# Drill, Baby, Drill!

Here’s an example of how you can take a very simple but effective picking drill, and almost instantly expand it into plenty more ideas. Check out this basic two-finger, two-string pattern:

As will be the case with all the examples in this post, the second bar is simply the first bar reversed. The next step is to add a third finger to the mix:

Pretty simple pattern, right? Here’s a variation that will really come in handy in working on 3-note-per-string scales:

This next variation alternates between groups of 4 and groups of 6. Take it slow at first, but when you get it up to speed, it sounds really cool.

Now let’s add the second finger, so we’re using all four. This is a great exercise for working on fretting finger independence, picking on multiple strings, and synchronization between both hands.

Let’s take a moment and recap the above exercises. Starting with the basic two-finger pattern at the top, we then added the other two fingers, one at a time. Picking directions indicate the usual down-up alternating pattern, but with these string-crossing parts, starting with an upstroke instead will work wonders for your picking hand. The goal is to be equally fluent and comfortable starting with either a downstroke or an upstroke.

As always, start at about 40-50% of your maximum rate at first, and internalize the patterns while identifying potential mechanical issues with either hand. The fingers on the fretting hand should be lifting a minimum distance off the fretboard between notes, and the picking hand motion should also be minimized. It’s always easier to spot any inefficiencies in technique when you’re well within your comfort zone. Use a metronome, track your progress, and keep an ongoing record so you can see your long-term improvement.

So starting with an upstroke is one way to create a useful variation on all these patterns. (Especially on the 3-finger variation that combines groups of 4 and groups of 6; the odd-numbered grouping per string on the sextuplets will force you to examine your picking technique.) But there are plenty of other simple, effective ways to reconfigure these patterns. One is to work these two-string patterns across the neck through all the adjacent string pairs:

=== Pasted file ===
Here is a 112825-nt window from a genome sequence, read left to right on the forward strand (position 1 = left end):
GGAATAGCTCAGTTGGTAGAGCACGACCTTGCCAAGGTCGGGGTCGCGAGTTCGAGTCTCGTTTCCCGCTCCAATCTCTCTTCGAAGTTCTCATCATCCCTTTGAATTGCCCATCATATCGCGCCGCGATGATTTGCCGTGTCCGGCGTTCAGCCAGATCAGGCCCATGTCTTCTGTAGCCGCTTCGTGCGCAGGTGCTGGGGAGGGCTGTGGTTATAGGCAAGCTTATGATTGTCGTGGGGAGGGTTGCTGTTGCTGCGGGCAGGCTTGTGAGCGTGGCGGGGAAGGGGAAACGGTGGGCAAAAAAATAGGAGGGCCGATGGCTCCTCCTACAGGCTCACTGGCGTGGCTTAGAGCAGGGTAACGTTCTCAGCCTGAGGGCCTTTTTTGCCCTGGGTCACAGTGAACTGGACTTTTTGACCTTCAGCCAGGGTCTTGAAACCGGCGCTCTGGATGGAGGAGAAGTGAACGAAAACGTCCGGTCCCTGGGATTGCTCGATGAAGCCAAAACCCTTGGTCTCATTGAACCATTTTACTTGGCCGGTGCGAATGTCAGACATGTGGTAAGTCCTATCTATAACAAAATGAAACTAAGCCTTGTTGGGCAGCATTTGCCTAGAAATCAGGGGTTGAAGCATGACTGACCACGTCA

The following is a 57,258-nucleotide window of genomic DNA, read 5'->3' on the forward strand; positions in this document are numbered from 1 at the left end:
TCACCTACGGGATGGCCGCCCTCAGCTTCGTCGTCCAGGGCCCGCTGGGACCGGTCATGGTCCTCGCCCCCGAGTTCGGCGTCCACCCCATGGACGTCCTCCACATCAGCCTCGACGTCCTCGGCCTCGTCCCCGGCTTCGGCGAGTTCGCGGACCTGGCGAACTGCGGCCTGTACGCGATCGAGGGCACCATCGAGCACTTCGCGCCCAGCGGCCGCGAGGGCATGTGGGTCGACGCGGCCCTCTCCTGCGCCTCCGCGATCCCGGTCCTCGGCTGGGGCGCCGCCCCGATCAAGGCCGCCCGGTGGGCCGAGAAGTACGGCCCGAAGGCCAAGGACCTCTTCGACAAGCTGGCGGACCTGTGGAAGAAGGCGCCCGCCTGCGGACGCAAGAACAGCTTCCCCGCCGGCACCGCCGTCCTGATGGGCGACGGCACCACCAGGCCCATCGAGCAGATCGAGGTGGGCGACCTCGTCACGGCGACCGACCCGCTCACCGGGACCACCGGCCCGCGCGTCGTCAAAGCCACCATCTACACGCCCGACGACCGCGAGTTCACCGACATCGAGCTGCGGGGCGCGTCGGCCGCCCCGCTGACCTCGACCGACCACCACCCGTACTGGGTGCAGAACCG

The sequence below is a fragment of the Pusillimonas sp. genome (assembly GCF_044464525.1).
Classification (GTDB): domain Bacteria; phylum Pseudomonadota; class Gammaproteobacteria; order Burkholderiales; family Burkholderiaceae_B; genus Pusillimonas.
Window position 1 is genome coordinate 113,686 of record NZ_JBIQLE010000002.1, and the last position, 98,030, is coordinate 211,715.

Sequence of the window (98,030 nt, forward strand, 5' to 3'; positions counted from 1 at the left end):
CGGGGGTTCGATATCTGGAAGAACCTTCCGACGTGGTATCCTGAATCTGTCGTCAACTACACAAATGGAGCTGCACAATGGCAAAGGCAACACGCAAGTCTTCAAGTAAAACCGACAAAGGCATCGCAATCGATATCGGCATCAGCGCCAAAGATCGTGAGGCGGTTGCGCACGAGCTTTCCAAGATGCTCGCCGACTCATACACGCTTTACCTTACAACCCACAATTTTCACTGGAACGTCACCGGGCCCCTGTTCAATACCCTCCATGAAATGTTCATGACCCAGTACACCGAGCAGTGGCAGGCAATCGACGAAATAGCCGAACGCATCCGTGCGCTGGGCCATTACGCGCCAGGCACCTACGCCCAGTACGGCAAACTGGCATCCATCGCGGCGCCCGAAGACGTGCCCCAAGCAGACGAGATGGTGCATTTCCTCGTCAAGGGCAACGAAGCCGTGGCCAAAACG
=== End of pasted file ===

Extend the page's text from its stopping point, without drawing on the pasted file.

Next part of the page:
You can see already where this one simple move, worked through all the previous variations, creates a ton of new exercises. And this is all in one position, using adjacent string pairs. So what about working the patterns up and down through multiple positions? What about non-adjacent string pairs? Can legato be used in these patterns? (Again, the groups of 4/6 combo pattern is a great one to work in some legato on the sextuplets.)

Another example is that, in the two-finger exercises, we were just focusing on the 1st and 4th fingers, at the 5th and 8th frets respectively. There are six possible ascending combinations of two fingers (1-2; 1-3; 1-4; 2-3; 2-4; 3-4), and they can all be run through those two-finger patterns — as well as reversed (descending).

The thing to really keep in mind about drills is that they are purely for warming up your hands, getting things moving, building fundamental dexterity and precision, and identifying any potential issues that might need further attention. Ideally this should be somewhere between 5 and 15 minutes. Certainly afterÂ 15 minutes of drills of this sort, your hands should be warmed up sufficiently, and you should be moving on to more musical aspects of practice.

We’ll be doing a short series on how to get the most out of your practice sessions in an upcoming set of posts. In the meantime, the drills we’ve gone over here, as well as all the possible variations, should give you plenty of additional material to rotate through your practice workouts.